But, quite surprisingly, the flood of support and interest from friends, family and people I’d never met in person has been indescribable and still is. I have been inundated with support and eagerness to participate by those voices so often forgotten in the soundproof immigration chamber – those voices who have never cared for being heard or dividing races or humiliating others. I have been inspired by the positive stories of new adventures, new homes, rediscovery and acceptance from South Africans globally.

The world is filled with individuals migrating across borders to seek out adventure, renewal or belonging – and those people want to share the joy. And these individuals are the silver lining to a “segment” of South African life which has been left to its own devices, given a permanent label and archived.

We cannot allow divisions, hatreds and hurts of the past to impact the possibilities for our futures. We each belong, wherever we are. And we would be wise to consider how we empower others to belong, irrespective of our own opinions.

Sad affirmations through loss

Dad passed away last year. It was sudden. It was heartbreaking. And I’d not been able to share my ideas with him. I’d not had much contact with him throughout the years, which made his death, funeral(s) and the aftermath of his passing quite meaningful.

Even among my own “kind” – as it is quite impossible not to label one’s self in a South African context – I’d always been unconventional. I’d always rebelled against authority. I’d always brushed aside social, aesthetic or cultural conventions to simply be who I am. This had been met with quite a bit of controversy over the years in a professional capacity. I’d simply never understood the importance of things like shoes or combing one’s hair in discussing work or matters of importance. I’d never cared for the paint, holes or other miscellaneous signs of abandon evident on my clothes. Attending dad’s funeral among prominent statesmen and politicians, including representatives from the houses Dlamini, Mandela, Sekukhune and others had been frightening to me. I was the only one of my siblings who refrained from speaking at the funeral. I felt intimidated and lost. Once more – I felt homeless.

My attire and inadequacy was simply not suited to such an audience. I’d felt so out of my depth. I could not discern the ranks of people or the proper way of addressing anyone without throwing a “fuck” in there – and once more I was incapacitated by those social and cultural constructs ruling the minds and communities of my country.

Dad’s subsequent burial two weeks later was far more comforting to me – perhaps because I felt less judged as person and more judged by my race. He was buried on the homestead of Chief Sithole under a fig tree. The burial was unconventional for many reasons. For one – dad was buried in Viking armour made by his eldest son. Secondly, the dead is usually not buried next to a chieftain’s home. Thirdly, in Zulu culture it was unconventional for my sister, a concrete artist, to build, construct and supervise the building of a boma over dad’s grave on a Zulu homestead.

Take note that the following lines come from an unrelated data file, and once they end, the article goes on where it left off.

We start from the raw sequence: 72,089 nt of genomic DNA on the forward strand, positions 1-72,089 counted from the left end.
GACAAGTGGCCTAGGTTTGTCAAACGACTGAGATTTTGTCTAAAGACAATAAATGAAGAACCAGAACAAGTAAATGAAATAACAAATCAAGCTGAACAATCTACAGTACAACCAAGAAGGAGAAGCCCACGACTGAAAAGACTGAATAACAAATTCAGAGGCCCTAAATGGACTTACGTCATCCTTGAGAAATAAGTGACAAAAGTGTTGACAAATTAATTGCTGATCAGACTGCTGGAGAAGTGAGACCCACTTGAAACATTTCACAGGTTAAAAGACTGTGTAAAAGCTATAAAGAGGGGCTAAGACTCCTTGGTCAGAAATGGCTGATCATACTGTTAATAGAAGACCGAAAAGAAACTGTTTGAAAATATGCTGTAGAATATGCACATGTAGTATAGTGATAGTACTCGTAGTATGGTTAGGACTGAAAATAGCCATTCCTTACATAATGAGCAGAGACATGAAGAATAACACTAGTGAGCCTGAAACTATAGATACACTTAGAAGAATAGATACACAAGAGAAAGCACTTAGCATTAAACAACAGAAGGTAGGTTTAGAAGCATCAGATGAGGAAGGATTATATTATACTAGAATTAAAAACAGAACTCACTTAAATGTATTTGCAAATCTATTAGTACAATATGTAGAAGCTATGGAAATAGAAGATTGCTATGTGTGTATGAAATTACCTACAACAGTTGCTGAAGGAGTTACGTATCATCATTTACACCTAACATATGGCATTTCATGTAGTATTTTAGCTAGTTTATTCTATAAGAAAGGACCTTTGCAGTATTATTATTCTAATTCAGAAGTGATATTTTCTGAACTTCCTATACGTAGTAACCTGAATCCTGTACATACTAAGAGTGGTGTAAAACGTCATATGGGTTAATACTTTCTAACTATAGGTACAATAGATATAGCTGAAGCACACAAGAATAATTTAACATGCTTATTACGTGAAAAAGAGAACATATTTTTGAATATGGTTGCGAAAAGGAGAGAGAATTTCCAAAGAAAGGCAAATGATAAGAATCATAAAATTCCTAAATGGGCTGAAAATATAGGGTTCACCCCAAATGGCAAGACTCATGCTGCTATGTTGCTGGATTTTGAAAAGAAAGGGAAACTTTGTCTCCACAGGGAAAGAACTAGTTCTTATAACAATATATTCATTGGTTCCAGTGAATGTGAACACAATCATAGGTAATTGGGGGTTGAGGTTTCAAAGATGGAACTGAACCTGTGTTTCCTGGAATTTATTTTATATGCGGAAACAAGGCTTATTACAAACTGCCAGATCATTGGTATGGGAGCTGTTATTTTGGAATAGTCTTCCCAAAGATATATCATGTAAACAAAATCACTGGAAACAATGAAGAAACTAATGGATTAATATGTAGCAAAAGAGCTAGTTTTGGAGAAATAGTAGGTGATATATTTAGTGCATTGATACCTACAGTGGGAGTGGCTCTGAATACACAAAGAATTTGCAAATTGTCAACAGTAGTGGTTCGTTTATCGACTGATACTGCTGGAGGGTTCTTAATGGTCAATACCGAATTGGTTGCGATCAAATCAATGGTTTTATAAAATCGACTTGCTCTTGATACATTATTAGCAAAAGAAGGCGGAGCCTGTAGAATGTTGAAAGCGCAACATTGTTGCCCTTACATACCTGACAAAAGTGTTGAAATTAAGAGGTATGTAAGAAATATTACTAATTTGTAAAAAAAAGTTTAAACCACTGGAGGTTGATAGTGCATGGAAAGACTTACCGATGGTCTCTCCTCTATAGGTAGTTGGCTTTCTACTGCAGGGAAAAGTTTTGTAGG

But oh the love! Oh the light! Oh the realisation that our opinions and biases are so tainted and fragile. My unconventional upbringing in an unconventional family had served to give me an understanding of the silliness of convention in general. I do not love this or that person for any particular reason. In general I don’t mingle much. Many people will say that I am a huge asshole, and they’d be quite right. But I have a certain love for my people and the people across the world which needs to be shared, cultivated and encouraged.

From what I’ve seen love is far more prevalent and powerful than most of the world claims. And hatred has a big enough podium and platform to spew from. It’s time for a change.

The road ahead – WE NEED YOU!

SAFFA abroad is far from complete – as a one-armed bandit or sorts, I’ve not quite managed to dedicate the hours, effort and time to this “neglected” lovechild of mine as I’d hoped to. It takes effort, diligence, and a level of social coherence which goes against the grain of conventional saffa forums to build this thing. It is requires cognisance of the desires, fears, bias and cultures of a global citizenship.

I have therefore refrained from asking aid or requesting assistance from any group, business or forum which might aim to sway, convert or taint the wholesome and cohesive nature of SAFFA abroad. From a paying position where I’d been compelled to sway the reasoning of my fellow saffas in faroff corners in the world, I’ve moved to one without monetary gain purely to create a better, more positive and cohesive space for expats globally.

Nevertheless, any input, ideas or collaborations would be greatly appreciated and considered and SAFFA abroad would be grateful for input from our sapien kin across the world. NO idea, thought or concern would be considered trivial.

If you wish to contribute, have any thoughts on how we can grow this positive network or want to become a voice for positive South African vibes which sees no borders – feel free to drop me a mail on